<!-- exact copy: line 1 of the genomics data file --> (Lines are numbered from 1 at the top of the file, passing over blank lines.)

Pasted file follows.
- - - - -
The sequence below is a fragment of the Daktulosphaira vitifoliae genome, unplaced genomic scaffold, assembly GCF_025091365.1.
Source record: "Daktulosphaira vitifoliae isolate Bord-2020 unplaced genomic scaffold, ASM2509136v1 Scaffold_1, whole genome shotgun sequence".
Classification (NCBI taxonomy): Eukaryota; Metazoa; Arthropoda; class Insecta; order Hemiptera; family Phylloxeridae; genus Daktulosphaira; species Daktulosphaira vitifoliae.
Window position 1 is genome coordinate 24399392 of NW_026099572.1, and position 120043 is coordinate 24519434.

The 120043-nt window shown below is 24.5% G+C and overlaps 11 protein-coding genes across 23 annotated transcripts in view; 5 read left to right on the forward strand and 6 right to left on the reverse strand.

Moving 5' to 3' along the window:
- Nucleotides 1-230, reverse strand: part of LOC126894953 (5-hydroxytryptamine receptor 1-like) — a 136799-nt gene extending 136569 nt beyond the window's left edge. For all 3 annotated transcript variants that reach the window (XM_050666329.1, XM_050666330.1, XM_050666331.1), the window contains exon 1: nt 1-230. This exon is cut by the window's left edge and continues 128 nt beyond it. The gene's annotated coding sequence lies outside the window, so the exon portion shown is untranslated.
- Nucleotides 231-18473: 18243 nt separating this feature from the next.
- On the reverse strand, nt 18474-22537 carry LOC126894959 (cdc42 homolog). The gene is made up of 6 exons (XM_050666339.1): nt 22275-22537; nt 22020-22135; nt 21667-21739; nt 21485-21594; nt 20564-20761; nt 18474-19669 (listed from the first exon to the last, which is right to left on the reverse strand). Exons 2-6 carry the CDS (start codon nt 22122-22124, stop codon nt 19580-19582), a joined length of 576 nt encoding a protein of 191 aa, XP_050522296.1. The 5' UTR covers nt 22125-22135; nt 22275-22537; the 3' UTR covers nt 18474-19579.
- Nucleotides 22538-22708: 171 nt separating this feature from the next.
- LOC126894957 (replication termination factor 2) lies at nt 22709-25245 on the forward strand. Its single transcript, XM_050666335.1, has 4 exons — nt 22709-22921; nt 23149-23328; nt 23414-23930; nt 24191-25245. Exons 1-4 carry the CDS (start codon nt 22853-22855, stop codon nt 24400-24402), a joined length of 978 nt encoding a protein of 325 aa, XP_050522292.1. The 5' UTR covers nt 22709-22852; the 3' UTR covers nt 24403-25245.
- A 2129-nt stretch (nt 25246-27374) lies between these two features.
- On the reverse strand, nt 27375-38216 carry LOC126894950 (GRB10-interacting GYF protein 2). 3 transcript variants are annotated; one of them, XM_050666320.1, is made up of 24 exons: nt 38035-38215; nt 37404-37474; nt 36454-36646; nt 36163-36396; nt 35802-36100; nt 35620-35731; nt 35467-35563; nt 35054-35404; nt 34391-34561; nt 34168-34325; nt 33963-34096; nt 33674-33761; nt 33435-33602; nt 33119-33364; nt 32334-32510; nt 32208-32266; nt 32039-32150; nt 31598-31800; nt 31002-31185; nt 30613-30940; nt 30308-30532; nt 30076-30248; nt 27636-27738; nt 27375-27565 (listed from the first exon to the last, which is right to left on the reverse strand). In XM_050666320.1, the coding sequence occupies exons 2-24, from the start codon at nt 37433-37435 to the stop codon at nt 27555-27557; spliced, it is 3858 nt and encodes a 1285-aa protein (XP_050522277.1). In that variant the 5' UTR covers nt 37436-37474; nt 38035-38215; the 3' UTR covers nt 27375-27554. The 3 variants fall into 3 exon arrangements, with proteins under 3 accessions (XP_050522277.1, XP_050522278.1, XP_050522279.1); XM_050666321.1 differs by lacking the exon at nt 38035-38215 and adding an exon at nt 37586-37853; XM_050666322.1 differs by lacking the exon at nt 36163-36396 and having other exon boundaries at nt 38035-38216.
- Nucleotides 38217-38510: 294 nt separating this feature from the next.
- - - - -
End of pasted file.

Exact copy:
The sequence below is a fragment of the Daktulosphaira vitifoliae genome, unplaced genomic scaffold, assembly GCF_025091365.1.